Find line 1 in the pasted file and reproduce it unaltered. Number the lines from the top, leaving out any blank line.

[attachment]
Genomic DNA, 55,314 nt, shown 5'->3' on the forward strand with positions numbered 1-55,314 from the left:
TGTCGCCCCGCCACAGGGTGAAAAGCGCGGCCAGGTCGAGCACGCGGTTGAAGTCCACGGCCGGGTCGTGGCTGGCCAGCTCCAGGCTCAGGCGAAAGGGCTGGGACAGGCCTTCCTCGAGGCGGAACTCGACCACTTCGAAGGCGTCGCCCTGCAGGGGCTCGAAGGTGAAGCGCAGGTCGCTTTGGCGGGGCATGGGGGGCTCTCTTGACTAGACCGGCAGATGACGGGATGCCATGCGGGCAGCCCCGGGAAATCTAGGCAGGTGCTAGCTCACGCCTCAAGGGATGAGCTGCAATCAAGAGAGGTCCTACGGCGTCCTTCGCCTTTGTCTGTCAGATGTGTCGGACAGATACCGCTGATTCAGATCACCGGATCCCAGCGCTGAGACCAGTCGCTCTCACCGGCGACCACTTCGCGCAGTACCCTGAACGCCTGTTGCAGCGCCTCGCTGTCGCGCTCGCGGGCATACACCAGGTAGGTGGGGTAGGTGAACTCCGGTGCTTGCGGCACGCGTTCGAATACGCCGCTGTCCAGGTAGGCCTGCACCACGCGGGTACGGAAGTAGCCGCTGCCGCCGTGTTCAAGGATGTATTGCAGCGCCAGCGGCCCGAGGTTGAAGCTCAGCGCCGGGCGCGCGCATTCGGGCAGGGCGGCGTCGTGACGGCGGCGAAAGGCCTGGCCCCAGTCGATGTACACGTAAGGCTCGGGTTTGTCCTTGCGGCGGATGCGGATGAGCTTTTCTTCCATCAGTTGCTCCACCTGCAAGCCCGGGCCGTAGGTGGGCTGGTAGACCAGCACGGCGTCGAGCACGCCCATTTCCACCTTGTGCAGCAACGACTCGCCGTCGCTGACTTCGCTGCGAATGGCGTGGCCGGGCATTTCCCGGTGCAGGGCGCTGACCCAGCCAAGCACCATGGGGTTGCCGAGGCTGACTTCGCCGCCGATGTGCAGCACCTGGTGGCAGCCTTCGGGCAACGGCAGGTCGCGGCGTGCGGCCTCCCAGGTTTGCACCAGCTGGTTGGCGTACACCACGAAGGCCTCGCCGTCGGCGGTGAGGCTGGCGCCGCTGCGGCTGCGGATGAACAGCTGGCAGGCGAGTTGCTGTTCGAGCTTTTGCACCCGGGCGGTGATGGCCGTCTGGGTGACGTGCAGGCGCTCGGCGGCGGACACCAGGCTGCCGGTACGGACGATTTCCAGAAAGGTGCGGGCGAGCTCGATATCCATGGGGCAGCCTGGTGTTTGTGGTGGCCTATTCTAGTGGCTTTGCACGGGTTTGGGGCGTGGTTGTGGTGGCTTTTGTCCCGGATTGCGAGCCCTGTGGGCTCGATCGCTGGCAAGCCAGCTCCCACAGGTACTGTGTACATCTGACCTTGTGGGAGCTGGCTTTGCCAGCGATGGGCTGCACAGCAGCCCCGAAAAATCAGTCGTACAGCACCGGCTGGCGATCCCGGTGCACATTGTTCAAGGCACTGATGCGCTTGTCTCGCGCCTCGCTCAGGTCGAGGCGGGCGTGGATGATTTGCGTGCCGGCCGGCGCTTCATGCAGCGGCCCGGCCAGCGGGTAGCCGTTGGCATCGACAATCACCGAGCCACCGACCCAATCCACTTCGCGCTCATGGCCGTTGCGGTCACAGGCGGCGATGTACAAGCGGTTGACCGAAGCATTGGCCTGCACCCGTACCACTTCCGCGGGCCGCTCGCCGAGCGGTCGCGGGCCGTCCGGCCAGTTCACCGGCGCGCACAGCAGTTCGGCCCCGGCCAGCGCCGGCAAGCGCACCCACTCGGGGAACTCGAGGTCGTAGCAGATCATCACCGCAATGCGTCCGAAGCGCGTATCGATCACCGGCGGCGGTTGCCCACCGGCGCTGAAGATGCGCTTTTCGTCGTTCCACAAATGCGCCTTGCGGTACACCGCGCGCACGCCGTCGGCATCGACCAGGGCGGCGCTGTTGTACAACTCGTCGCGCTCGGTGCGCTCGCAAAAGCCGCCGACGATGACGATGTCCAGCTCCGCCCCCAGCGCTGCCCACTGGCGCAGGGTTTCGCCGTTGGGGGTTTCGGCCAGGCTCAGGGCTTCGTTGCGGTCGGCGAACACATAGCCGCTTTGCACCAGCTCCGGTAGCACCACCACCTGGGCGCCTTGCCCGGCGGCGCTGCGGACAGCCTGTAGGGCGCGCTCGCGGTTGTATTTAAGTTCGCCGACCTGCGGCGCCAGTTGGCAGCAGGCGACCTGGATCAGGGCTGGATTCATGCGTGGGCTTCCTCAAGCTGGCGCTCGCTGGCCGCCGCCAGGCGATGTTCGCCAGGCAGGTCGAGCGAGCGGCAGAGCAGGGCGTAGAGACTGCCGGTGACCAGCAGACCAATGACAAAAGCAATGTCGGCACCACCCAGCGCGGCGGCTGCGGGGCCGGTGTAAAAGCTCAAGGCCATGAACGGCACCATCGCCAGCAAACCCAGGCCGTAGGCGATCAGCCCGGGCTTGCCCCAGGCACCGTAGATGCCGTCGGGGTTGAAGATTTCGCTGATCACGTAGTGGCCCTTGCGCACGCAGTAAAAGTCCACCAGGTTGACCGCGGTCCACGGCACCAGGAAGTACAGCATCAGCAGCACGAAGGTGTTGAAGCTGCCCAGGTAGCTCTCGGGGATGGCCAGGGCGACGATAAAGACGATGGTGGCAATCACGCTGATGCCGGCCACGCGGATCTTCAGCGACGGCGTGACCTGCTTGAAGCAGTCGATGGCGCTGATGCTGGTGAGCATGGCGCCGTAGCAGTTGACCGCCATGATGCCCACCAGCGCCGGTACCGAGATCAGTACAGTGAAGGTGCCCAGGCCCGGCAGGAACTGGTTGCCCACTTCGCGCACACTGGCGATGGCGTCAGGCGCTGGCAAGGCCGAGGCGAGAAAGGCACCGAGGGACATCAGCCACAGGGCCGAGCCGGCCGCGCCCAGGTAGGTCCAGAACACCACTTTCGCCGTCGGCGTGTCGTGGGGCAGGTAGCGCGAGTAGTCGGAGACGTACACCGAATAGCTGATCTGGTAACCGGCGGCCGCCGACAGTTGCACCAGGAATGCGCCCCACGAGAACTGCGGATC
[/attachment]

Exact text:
Genomic DNA, 55,314 nt, shown 5'->3' on the forward strand with positions numbered 1-55,314 from the left: